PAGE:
As is now usual, the 63rd session was split into two parts, respectively from 26 Apr. At the time when this article was written June , the Sixth Committee had not yet taken a decision in this respect: due to its length, the Guide to Practice could not be circulated in all the six official languages of the GA and its examination was reported to the 67th session of the GA Oct. Introduction to the Guide to Practice, supra note 1, at 35—36, para. Guideline 3. For other examples of purely recommendatory guidelines see: 2.
It is true that the Vienna Conventions themselves have given a bad example in this respect: see Arts 19 a and b ; 20 1 , 20 3 , 20 4 , 20 5 , 22 1 , 22 2 , 22 3. See 17th Report on Reservations to Treaties, Doc. See ILC Report , supra note 73, at 14—15, para. Guide to Practice, supra note 1, at This shyness is regrettable: nothing stops the ILC from directing recommendations directly to states and international organizations.
The Annex to this recommendation briefly exposes some principles which could inspire the creation of the assistance mechanism. Each Part is divided into Sections, then into guidelines, which are numbered accordingly. Thus guideline 3. In rare cases, guidelines are given four numbers those of the series 3. Given the highly technical content of this Part, it is not further discussed in this general article. With the sole exceptions of particular rules concerning reservations to treaties which must be applied in their entirety 4.
See also: 2nd Report, supra note 13, at 57—59, paras 99— For a more exhaustive presentation of the problematic and of the substantive solutions proposed in this respect see Ziemele and Liede, in this issue, at The origins and character of that Convention, the objects pursued by the General Assembly and the contracting parties, the relations which exist between the provisions of the Convention, inter se , and between those provisions and these objects, furnish elements of interpretation of the will of the General Assembly and the parties.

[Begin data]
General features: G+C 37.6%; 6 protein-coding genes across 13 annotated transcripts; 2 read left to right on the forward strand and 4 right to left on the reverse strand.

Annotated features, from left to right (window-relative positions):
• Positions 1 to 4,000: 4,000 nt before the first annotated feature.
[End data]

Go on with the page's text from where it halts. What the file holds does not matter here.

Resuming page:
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The Convention was manifestly adopted for a purely humanitarian and civilizing purpose. It is indeed difficult to imagine a convention that might have this dual character to a greater degree, since its object on the one hand is to safeguard the very existence of certain human groups and on the other to confirm and endorse the most elementary principles of morality.
Consequently, in a convention of this type one cannot speak of individual advantages or disadvantages to States, or of the maintenance of a perfect contractual balance between rights and duties. It is rather the acceptance of common obligations — keeping step with like-minded States — in order to attain a high objective for all humanity, that is of paramount importance.
See also Dissenting opinion of Judge Alvarez, ibid. Condorelli ed. Lijnzaad, Reservations to U. Human Rights Treaties: Ratify and Ruin? On the origins of the debate see 2nd Report, supra note 13, at 52—53, paras 56— UK Series A No. Gardner ed. See also 2nd Report, supra note 13, at 56—57, paras 90—98, and at 63—65, paras — See Guide to Practice, supra note 1, at para. The content of the obligations of those parties likewise remains unaffected when reciprocal application is not possible because of the content of the reservation.
Draft guideline 3. Disarmament or environment treaties also quite often create other kinds of monitoring bodies although they operate differently. See guideline 3. This guideline originates in paras 5 and 8 of the Preliminary Conclusions of the Commission adopted in At the time, these provisions were extremely controversial and gave rise to passionate debate: see, e. Following the lengthy discussions between the ILC and the human rights bodies, Section 3. With the only and limited exceptions provided for in Art.